Prairie and Herry march through the forest, in search of a Christmas tree. They find Bert, and Prairie instructs Herry to chop him down with an axe. Fran Brill’s timing is impeccable here. Next, Herry stuffs Bert in a flower pot and waters him. And by the way, Bert has to hold his arms up like tree branches this whole time, and he gets mud in his saddle shoes. This is all funnier to imagine than it would be if we could actually see it. I think I’d start to feel sorry for Bert if I could see him suffering all these indignities.
Speaking of which, Grover hangs decorations on Bert, including on his nose. The ornaments go on, and the lights, but not the popcorn strings, because Cookie Monster ate those. Finally, they put the star on Bert’s pointy head, turn off the lights, and turn on the tree. It’s beautiful.
Wouldn’t it be funny if Bert had been electrocuted?
Keep Christmas With You (All Through the Year)
Here’s another item that made its way to the Christmas Eve special. It’s a moving song, and a great reminder that whether it’s March or May or July, you can always treasure the memory of Bert getting stuffed in a flower pot.
Muppet Wiki tells me that later reissues of this album include a version of this song recorded in 1995 that includes Hoots the Owl and Elmo, but excludes David. I like Elmo and Hoots, but it feels wrong to hear characters who weren’t even around in 1975 pop up on this record. With the new Sesame Street Records deal announced, I hope Santa brings us a restored reissue next year.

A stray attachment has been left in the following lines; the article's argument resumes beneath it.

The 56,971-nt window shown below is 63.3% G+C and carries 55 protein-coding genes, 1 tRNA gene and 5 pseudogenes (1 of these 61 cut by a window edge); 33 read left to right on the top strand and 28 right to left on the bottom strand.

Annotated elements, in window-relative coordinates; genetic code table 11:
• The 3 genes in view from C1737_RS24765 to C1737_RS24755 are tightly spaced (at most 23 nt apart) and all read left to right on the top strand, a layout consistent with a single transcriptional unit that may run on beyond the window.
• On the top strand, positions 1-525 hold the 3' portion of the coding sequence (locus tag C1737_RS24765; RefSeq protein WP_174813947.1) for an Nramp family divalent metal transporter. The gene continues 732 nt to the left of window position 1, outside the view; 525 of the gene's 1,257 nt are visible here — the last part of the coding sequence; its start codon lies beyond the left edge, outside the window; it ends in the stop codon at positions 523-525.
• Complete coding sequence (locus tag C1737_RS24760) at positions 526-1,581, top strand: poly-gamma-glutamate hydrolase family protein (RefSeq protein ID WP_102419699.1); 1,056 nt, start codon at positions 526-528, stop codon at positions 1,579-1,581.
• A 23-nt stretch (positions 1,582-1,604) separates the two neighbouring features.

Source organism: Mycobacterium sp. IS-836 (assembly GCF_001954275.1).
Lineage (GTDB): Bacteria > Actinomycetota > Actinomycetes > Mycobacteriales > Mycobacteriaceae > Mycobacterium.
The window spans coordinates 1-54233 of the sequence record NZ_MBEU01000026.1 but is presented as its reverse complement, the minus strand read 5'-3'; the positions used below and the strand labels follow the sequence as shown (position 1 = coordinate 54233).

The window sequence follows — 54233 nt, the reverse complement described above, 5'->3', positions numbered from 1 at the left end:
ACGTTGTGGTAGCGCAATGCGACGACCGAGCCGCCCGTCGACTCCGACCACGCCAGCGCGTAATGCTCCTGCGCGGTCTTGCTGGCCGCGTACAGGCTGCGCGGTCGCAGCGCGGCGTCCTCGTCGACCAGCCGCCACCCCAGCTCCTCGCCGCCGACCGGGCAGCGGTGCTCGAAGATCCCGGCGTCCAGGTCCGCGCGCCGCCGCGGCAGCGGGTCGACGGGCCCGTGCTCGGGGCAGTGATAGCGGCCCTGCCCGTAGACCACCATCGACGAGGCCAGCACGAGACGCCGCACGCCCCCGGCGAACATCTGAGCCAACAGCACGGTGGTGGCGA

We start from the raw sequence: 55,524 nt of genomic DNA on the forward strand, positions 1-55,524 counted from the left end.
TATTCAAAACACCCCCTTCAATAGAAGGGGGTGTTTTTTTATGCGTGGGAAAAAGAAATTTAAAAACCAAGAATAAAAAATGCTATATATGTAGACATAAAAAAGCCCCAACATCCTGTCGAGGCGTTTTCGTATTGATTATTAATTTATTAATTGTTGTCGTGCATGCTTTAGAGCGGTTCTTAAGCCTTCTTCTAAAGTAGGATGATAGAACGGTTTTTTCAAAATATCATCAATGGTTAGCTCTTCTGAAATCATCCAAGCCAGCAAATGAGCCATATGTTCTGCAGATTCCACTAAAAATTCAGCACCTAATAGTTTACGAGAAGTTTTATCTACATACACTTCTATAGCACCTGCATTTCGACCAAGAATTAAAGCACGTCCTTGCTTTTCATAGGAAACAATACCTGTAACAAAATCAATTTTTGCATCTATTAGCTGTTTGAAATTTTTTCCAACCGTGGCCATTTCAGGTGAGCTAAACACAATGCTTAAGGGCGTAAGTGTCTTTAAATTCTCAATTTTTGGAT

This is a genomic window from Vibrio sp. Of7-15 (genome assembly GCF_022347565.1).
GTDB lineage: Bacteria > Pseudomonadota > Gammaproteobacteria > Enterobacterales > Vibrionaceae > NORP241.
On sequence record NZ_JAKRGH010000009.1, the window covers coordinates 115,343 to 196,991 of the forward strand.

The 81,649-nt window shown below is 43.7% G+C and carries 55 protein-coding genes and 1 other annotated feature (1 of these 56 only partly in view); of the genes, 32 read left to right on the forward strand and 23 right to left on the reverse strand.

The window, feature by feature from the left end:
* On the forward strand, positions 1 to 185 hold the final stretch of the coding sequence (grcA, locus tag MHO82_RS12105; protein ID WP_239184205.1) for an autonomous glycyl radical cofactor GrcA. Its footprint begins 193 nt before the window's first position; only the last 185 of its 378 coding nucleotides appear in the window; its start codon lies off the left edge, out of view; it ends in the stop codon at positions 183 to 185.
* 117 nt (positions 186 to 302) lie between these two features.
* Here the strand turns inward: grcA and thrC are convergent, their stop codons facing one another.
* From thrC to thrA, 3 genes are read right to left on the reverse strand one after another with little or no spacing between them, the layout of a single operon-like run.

We Wish You a Merry Christmas (Reprise)
Our friends from Sesame Street wish us a merry Christmas! Again! At least, I assume that’s what happens on this track. I thought I had this entire original album, but I’m missing this one, and it’s entirely absent from the recent releases.
So that’s kind of an anti-climactic way to conclude this record. Still, this is a great album for a Sesame Street fans to include in their holiday rotation, especially given its connections to Christmas Eve on Sesame Street. And I didn’t even spill any hot chocolate!
Okay, I only spilled a little hot chocolate.
Click here to spread season’s greetings and golly-wonkers on the Tough Pigs forum!
by Ryan Roe – Ryan@ToughPigs.com